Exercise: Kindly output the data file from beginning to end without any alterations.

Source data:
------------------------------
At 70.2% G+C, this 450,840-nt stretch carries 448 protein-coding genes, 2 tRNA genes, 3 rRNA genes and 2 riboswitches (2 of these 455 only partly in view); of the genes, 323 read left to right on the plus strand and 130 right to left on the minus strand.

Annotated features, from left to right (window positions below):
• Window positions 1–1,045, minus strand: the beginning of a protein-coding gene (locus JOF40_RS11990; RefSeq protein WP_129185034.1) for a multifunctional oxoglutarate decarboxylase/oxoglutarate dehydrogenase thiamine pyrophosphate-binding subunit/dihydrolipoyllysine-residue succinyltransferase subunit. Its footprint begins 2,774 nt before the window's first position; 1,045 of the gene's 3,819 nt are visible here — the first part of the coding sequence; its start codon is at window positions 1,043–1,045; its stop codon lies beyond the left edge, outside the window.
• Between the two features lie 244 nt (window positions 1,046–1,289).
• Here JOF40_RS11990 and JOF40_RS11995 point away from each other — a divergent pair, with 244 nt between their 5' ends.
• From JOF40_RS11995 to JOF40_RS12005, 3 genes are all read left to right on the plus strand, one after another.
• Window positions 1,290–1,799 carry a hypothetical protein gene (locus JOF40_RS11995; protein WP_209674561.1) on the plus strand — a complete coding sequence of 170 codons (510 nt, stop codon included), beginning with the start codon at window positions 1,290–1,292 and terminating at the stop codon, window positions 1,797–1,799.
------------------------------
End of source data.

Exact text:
At 70.2% G+C, this 450,840-nt stretch carries 448 protein-coding genes, 2 tRNA genes, 3 rRNA genes and 2 riboswitches (2 of these 455 only partly in view); of the genes, 323 read left to right on the plus strand and 130 right to left on the minus strand.

Annotated features, from left to right (window positions below):
• Window positions 1–1,045, minus strand: the beginning of a protein-coding gene (locus JOF40_RS11990; RefSeq protein WP_129185034.1) for a multifunctional oxoglutarate decarboxylase/oxoglutarate dehydrogenase thiamine pyrophosphate-binding subunit/dihydrolipoyllysine-residue succinyltransferase subunit. Its footprint begins 2,774 nt before the window's first position; 1,045 of the gene's 3,819 nt are visible here — the first part of the coding sequence; its start codon is at window positions 1,043–1,045; its stop codon lies beyond the left edge, outside the window.
• Between the two features lie 244 nt (window positions 1,046–1,289).
• Here JOF40_RS11990 and JOF40_RS11995 point away from each other — a divergent pair, with 244 nt between their 5' ends.
• From JOF40_RS11995 to JOF40_RS12005, 3 genes are all read left to right on the plus strand, one after another.
• Window positions 1,290–1,799 carry a hypothetical protein gene (locus JOF40_RS11995; protein WP_209674561.1) on the plus strand — a complete coding sequence of 170 codons (510 nt, stop codon included), beginning with the start codon at window positions 1,290–1,292 and terminating at the stop codon, window positions 1,797–1,799.